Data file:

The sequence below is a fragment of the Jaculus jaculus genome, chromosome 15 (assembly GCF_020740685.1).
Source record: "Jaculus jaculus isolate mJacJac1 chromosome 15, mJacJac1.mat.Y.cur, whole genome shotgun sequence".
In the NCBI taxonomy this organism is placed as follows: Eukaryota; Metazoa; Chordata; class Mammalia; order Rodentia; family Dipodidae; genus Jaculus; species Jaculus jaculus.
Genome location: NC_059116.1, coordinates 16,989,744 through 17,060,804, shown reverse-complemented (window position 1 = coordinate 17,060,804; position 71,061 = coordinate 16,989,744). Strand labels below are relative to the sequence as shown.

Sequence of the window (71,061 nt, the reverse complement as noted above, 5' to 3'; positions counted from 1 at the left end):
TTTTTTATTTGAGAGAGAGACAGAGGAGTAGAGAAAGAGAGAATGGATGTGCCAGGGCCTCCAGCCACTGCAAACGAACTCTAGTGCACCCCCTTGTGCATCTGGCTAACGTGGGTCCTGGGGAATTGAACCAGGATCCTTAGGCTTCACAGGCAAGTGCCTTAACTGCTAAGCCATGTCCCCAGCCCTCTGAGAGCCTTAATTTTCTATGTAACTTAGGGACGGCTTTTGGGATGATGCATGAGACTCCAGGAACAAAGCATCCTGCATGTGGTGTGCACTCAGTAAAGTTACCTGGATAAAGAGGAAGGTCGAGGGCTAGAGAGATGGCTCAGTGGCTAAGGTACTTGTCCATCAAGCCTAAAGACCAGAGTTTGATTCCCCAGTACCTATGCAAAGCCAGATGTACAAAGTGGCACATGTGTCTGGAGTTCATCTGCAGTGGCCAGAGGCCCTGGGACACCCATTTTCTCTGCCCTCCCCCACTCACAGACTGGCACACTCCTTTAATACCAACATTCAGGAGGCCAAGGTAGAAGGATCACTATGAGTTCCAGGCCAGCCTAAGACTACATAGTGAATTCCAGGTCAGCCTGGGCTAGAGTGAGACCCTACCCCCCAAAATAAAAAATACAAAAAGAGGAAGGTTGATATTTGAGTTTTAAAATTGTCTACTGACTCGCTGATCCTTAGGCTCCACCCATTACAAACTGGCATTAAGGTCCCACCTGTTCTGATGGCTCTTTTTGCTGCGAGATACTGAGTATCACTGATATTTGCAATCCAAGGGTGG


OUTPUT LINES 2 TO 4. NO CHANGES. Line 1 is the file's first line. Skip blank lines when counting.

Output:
Source record: "Jaculus jaculus isolate mJacJac1 chromosome 15, mJacJac1.mat.Y.cur, whole genome shotgun sequence".
In the NCBI taxonomy this organism is placed as follows: Eukaryota; Metazoa; Chordata; class Mammalia; order Rodentia; family Dipodidae; genus Jaculus; species Jaculus jaculus.
Genome location: NC_059116.1, coordinates 16,989,744 through 17,060,804, shown reverse-complemented (window position 1 = coordinate 17,060,804; position 71,061 = coordinate 16,989,744). Strand labels below are relative to the sequence as shown.